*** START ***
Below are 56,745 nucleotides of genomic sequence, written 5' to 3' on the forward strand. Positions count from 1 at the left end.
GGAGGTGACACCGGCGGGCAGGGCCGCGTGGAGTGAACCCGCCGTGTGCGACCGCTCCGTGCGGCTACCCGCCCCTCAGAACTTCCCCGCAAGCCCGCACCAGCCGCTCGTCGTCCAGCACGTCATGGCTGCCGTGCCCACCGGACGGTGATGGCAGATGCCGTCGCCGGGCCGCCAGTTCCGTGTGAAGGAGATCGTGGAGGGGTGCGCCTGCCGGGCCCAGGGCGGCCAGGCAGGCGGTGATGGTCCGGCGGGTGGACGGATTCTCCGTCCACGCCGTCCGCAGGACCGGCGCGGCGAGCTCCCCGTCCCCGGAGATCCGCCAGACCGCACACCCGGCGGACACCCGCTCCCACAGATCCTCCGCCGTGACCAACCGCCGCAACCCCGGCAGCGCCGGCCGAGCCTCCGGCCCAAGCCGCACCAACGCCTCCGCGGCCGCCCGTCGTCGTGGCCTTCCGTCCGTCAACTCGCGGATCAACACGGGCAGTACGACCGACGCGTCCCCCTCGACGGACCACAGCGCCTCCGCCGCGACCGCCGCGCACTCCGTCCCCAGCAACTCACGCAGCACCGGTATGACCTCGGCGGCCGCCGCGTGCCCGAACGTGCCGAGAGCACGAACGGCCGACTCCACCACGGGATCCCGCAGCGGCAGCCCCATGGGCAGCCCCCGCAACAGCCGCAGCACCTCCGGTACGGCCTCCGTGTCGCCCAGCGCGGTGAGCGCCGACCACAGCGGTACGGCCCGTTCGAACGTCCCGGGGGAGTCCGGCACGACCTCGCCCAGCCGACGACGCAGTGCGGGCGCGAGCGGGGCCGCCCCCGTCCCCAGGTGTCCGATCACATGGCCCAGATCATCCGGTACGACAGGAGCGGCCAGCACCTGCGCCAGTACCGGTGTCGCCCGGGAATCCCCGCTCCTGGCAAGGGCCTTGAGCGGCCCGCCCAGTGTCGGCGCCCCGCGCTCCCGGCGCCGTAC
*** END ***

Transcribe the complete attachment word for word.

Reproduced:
Below are 56,745 nucleotides of genomic sequence, written 5' to 3' on the forward strand. Positions count from 1 at the left end.
GGAGGTGACACCGGCGGGCAGGGCCGCGTGGAGTGAACCCGCCGTGTGCGACCGCTCCGTGCGGCTACCCGCCCCTCAGAACTTCCCCGCAAGCCCGCACCAGCCGCTCGTCGTCCAGCACGTCATGGCTGCCGTGCCCACCGGACGGTGATGGCAGATGCCGTCGCCGGGCCGCCAGTTCCGTGTGAAGGAGATCGTGGAGGGGTGCGCCTGCCGGGCCCAGGGCGGCCAGGCAGGCGGTGATGGTCCGGCGGGTGGACGGATTCTCCGTCCACGCCGTCCGCAGGACCGGCGCGGCGAGCTCCCCGTCCCCGGAGATCCGCCAGACCGCACACCCGGCGGACACCCGCTCCCACAGATCCTCCGCCGTGACCAACCGCCGCAACCCCGGCAGCGCCGGCCGAGCCTCCGGCCCAAGCCGCACCAACGCCTCCGCGGCCGCCCGTCGTCGTGGCCTTCCGTCCGTCAACTCGCGGATCAACACGGGCAGTACGACCGACGCGTCCCCCTCGACGGACCACAGCGCCTCCGCCGCGACCGCCGCGCACTCCGTCCCCAGCAACTCACGCAGCACCGGTATGACCTCGGCGGCCGCCGCGTGCCCGAACGTGCCGAGAGCACGAACGGCCGACTCCACCACGGGATCCCGCAGCGGCAGCCCCATGGGCAGCCCCCGCAACAGCCGCAGCACCTCCGGTACGGCCTCCGTGTCGCCCAGCGCGGTGAGCGCCGACCACAGCGGTACGGCCCGTTCGAACGTCCCGGGGGAGTCCGGCACGACCTCGCCCAGCCGACGACGCAGTGCGGGCGCGAGCGGGGCCGCCCCCGTCCCCAGGTGTCCGATCACATGGCCCAGATCATCCGGTACGACAGGAGCGGCCAGCACCTGCGCCAGTACCGGTGTCGCCCGGGAATCCCCGCTCCTGGCAAGGGCCTTGAGCGGCCCGCCCAGTGTCGGCGCCCCGCGCTCCCGGCGCCGTAC